When Jesus confronts her sin in a matter-of-fact way, she acknowledges the truth but doesn’t ask for forgiveness or rationalize her actions. Instead, she says that she “can see that you [Jesus] are a prophet,” then proceeds to ask him about religious practices. Later, she tells her fellow Samaritans that “He told me everything I ever did.”
Interestingly, she doesn’t seem to feel condemned (perhaps she couldn’t feel more like an outcast than she already did) but rather excited about Jesus’s words, the grace that is extended to her. Again, we don’t know exactly how she felt but we do know that many people believed because of her testimony.
Both truth and grace are vital to transformation. The woman had most likely experienced plenty of truth about herself and her transgressions; as a result, she wanted to avoid others. But here, she also experiences grace, acceptance and forgiveness, which compels her to share her story freely.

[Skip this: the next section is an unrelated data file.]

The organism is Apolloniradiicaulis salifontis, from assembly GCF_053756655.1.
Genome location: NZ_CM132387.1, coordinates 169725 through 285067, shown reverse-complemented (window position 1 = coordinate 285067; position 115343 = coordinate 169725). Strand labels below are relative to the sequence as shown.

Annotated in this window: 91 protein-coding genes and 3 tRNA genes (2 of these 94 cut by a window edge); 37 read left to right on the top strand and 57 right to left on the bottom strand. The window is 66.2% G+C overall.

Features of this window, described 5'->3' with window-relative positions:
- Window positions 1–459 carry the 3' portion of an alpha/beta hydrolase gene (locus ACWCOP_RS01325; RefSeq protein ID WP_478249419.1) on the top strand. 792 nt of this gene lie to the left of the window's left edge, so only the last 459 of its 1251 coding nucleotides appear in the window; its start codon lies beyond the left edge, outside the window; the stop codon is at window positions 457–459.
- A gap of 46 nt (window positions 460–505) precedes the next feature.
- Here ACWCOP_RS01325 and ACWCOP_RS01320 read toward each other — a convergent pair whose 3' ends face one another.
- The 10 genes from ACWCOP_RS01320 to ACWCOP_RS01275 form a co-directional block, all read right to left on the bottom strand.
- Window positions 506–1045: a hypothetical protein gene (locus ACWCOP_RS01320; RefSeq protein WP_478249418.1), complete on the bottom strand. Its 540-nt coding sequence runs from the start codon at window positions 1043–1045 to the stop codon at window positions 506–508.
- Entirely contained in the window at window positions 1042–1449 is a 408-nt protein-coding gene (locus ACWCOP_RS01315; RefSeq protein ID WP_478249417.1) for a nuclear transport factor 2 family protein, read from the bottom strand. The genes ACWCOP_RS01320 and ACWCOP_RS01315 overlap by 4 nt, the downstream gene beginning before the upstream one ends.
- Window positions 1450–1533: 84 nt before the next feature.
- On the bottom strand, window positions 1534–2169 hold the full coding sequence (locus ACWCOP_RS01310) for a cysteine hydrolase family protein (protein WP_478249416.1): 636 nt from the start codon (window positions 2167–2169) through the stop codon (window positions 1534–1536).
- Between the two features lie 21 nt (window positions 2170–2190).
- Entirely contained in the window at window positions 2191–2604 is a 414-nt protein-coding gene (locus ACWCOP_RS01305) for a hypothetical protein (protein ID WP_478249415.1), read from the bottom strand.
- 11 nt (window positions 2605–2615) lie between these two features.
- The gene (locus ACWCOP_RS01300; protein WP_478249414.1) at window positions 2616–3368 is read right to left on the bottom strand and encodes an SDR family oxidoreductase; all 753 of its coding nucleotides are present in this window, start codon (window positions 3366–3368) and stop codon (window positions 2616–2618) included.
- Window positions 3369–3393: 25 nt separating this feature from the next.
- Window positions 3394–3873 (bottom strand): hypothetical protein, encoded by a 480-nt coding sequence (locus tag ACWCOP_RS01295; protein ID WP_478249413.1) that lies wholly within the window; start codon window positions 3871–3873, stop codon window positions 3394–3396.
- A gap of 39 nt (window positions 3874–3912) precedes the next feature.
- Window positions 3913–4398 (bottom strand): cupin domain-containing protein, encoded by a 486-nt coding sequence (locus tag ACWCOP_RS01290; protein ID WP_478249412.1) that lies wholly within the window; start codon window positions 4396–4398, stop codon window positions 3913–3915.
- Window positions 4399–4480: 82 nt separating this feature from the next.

Share your story
The transformation is evident when the woman tells her story to the people in her town. Her words must have been convincing because she now has credibility in her community.
Being able to triumphantly emerge from a difficult situation and articulate how change occurred is both a sign of transformation and a transforming experience itself. In my experience, when I’m able to understand, describe, and tell my story, I can see more clearly how I’ve changed.
I think this woman is ready for a new, different life. Interestingly, she seems to have above average knowledge about spiritual practices and beliefs of the day. But, after taking a few wrong turns in life, she may not know how to make things right. Like her, we may think that our mistakes have doomed us. Here we see how an uncomfortable situation helps redeem this woman and transform her relationship with God and other people. By sharing her story, she likely sparks a change among those in her community.